Sleep Series, Part 3 - Worst Foods That Affect, Hinder, and Give You Bad Sleep

Welcome to Part 3 of my 5-part series on how to get a better night’s sleep.

In Part 3, we’ll talk about the foods that can cause insomnia and give you a terrible night’s sleep.

Check back for the other 4 parts which will cover the following:

We covered the various causes of sleeplessness and the best foods for a better sleep in Part 2, so head there to check it out.

Let’s jump into the foods that hinder sleep and why you might want to avoid them.

1. Alcohol

Alcohol is a depressant and has a sedating effect, so you might feel like it helps you fall asleep faster. However, it can disrupt sleep patterns, so the quality of your sleep will be light and interrupted, leading to that groggy, tired sensation after a night of drinking. 

The National Sleep Foundation says alcohol not only interrupts alpha-delta sleep patterns (alpha = awake, relaxed state; delta = deep sleep), it also interrupts your sleep-wake cycles, also known as your circadian rhythm.

Alcohol also blocks REM sleep, considered the most restorative type of sleep (occurs approximately 90 minutes after falling asleep).

As alcohol causes your whole body to relax, snoring and sleep apnea are more likely to occur, where the muscles of your throat relax, your tongue falls backwards, and this floppy, narrowing of the throat causes the walls of the throat to vibrate as you breathe. This could lead to a lack of oxygen supplied to the brain, causing you to wake up frequently at night.

Needless to say, the frequent trips to the bathroom at night after a lot of drinking also disturbs your sleep. 

2. Caffeine

Caffeine stimulates the nervous system, and is quickly absorbed from the intestines into the bloodstream, crossing the blood-brain barrier into the brain.

In the brain, caffeine binds to adenosine receptors, which prevents adenosine from attaching to them. Because adenosine sends the brain a message that it is time to sleep, blocking these receptors maintains wakefulness. 

Age, gender and genetics play a large part in caffeine sensitivity. A DNA test can determine whether you have a low, moderate or high sensitivity to caffeine - what this means is how quickly your body is able to process caffeine. 

Eg. I have a high sensitivity to caffeine since I am a slow metabolizer of caffeine. It takes my body at least 8 - 10 hours to process it. If I drink coffee after lunch, I have trouble falling asleep. You certainly don’t need a DNA test to tell you this, but my DNA test confirmed why I’m one of those people who’s up all night if I drink coffee in the afternoon!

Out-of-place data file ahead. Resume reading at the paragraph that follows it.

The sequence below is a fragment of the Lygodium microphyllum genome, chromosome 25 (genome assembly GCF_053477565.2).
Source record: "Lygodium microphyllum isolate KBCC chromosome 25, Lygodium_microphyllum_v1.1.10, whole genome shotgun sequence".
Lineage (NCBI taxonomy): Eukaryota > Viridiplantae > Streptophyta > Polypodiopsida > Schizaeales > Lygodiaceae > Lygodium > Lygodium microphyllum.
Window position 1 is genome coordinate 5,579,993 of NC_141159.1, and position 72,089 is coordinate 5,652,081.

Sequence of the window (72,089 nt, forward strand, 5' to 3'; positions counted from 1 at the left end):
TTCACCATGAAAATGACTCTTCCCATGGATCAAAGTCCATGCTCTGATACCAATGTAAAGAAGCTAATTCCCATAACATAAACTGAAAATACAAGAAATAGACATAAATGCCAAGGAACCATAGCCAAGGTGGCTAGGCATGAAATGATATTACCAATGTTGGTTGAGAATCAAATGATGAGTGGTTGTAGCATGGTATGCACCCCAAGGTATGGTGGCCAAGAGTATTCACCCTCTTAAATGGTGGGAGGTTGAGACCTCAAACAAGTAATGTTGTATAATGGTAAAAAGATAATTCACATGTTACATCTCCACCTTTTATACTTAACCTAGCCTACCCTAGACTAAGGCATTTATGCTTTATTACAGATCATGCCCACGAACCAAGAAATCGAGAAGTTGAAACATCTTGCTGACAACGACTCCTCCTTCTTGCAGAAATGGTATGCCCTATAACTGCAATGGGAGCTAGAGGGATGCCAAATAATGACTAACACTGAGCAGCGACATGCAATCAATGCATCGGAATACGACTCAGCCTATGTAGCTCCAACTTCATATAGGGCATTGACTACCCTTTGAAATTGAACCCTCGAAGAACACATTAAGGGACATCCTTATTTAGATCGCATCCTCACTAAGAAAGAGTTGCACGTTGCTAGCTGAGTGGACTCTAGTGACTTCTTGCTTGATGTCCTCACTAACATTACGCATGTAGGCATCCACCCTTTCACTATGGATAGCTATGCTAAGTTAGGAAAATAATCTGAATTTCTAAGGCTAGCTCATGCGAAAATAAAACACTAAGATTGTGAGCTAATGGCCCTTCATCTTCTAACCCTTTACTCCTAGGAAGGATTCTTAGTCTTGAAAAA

Caffeine is found in coffee, black tea, green tea, cola drinks, energy drinks and chocolate. 

So if you have a moderate sensitivity to caffeine, you’ll want to have your last caffeinated drink about 6 - 8 hours before bed.

If you have a high sensitivity to caffeine, you’ll want to have your last caffeinated drink about 8 - 10 hours before bed (which means no caffeine after lunch!) 

3. Nicotine

Nicotine is a stimulant. Aside from the myriad other negative effects on health, smoking close to bedtime can make it hard to fall asleep and stay asleep too.

Research has shown that smokers spend more time in light sleep and less time in deep sleep than non-smokers. 

4. Spicy Food

Spicy food late at night may cause heartburn and nausea when lying down, leading to difficulties with falling and staying asleep.

5. Heavy Meals

Similarly, rich, fatty food takes longer to digest and may cause discomfort during the night. 

Ensure you eat at least 3 hours before bedtime, and if you have trouble digesting rich, fatty foods, you may want to take some digestive enzymes to help you break down and digest that big meal.

Taking a slow walk after a big meal can also help your digestive system process and break down all that food, helping to ease you into better sleep.

Use Multiple Approaches

Food alone may not help improve your sleep. A “multiple ways” approach using all the tools and practices in this sleep series would likely bring about a higher sleep success rate.

As everyone works differently, try as many of these recommendations as you can until you  find something that works for you. Also know that what could work for you today may not work for you another day, since so much depends on other external factors happening in your life at the time.

Stay tuned next week for my Sleep Series - Part 4 on the supplements that can help you get a good night’s sleep. 

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